The images of blood covered Moore, OK tornado survivors are forever stained in our minds, or at least until the next natural disaster hits. The stories of children clinging together in hallways at Plaza Towers and Briarwood Elementary, while their teachers hovered over them as human shields to protect against the falling bricks, are heartbreaking.
In an area of the country where tornadoes are a frequent threat, why didn’t these schools have a safe room? My image of homes and buildings in tornado ally (based solely on Hollywood movies) is that they are all equipped with bunkers of some sort. I mean, even Dorothy’s family in The Wizard of Oz had a “storm cellar.” Where were their bunkers or safe rooms?
Albert Ashwood, of the Oklahoma Department of Emergency Management, said during a televised news conference that neither of the schools hit by the tornado had safe rooms. They also did not have basements. FEMA had funded safe rooms for more than 100 schools in the state, but these two were not among them.
The city of Moore had developed a plan to help residents build storm shelters, but the plan was put “on hold” as regulations consistently changed and FEMA was running low on funds. Via the City of Moore website:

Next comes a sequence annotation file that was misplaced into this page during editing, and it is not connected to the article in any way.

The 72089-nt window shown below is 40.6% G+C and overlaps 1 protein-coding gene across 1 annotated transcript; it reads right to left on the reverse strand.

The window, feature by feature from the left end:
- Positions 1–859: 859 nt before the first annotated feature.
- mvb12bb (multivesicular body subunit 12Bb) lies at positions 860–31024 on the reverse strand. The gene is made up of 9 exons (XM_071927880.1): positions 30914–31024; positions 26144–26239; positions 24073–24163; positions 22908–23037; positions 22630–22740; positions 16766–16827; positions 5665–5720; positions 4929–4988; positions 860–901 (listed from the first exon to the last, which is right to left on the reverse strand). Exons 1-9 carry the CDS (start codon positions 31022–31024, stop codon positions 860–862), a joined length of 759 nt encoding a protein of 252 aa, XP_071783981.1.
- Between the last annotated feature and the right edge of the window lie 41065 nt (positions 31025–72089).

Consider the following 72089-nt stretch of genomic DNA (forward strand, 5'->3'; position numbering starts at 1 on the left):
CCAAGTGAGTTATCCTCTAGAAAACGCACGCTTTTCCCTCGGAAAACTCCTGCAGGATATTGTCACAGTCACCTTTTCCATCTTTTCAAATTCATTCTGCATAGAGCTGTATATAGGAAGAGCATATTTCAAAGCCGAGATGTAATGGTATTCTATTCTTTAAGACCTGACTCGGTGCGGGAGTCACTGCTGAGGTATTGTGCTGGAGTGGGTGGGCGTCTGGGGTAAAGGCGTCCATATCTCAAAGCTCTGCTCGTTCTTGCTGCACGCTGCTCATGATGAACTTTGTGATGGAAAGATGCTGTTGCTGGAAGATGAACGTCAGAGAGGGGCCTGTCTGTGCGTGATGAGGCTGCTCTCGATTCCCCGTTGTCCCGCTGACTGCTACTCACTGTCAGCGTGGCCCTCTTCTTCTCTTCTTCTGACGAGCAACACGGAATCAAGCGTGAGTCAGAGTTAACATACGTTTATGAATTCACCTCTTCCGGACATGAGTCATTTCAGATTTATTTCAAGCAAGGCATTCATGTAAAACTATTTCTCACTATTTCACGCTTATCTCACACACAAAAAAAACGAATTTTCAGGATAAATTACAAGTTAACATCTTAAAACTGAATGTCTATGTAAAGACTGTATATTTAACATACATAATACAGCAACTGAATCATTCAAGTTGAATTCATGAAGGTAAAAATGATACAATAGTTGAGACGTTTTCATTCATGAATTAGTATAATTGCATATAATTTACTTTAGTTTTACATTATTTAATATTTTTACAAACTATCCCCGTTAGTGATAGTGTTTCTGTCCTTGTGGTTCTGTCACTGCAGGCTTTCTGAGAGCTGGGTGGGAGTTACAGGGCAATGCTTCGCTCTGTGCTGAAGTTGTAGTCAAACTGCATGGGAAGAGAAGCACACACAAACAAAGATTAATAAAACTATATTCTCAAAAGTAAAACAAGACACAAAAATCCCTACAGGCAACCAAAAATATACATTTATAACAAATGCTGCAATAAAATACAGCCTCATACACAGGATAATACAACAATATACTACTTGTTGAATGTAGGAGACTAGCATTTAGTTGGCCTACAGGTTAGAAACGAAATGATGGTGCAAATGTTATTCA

“The City’s safe room rebate program is still “on hold”, with not a lot changed from our update of last May… Our county-wide Hazard Mitigation Plan still has not been approved by the State and FEMA. There were changes to the Federal requirements for this plan that occurred while our contractor was writing the document; he has had to rewrite it.”
Whenever a natural disaster occurs, especially one as devastating as the catastrophic tornadoes that ripped through Oklahoma on Monday, those affected often turn to the federal government for emergency disaster aid to rebuild their homes, businesses, and infrastructures.
People have taken to Twitter to remind us that the Republican senators from Oklahoma, Jim Inhofe and Tom Coburn, joined 34 other Republican Senators to vote against H.R. 152: Disaster Relief Appropriations Act, which stipulated funds for those areas affected by Hurricane Sandy. With their tails between their legs, they now will need to ask the federal government for the same aid. At an appearance on MSNBC Tuesday, Inhofe stated that the difference between victims of Hurricane Sandy to those in his state of Oklahoma is that, “Everybody was getting in and exploiting the tragedy that took place. That won’t happen in Oklahoma.”
Inhofe and Coburn were also two of the eleven Republican senators whose states were most frequently aided by FEMA, and yet opposed legislation to increase funds to the agency when it was running out of cash. Since 2009, Oklahoma has had 56 disasters declared and aided by FEMA.
According to Ashwood, safe rooms are a “mitigating measure. It’s not absolute.” However, he said, any safety measure could’ve helped the seven kids who died at Plaza Towers Elementary School. It may not be considered absolute, but I’m sure it unequivocally beats clinging together in a school’s hallway.
Danielle DeAbreu, contributing political blogger, is a student at William Paterson University studying Broadcast Journalism with a minor in Political Science. Follow me on Twitter @DaniDeAbreu13.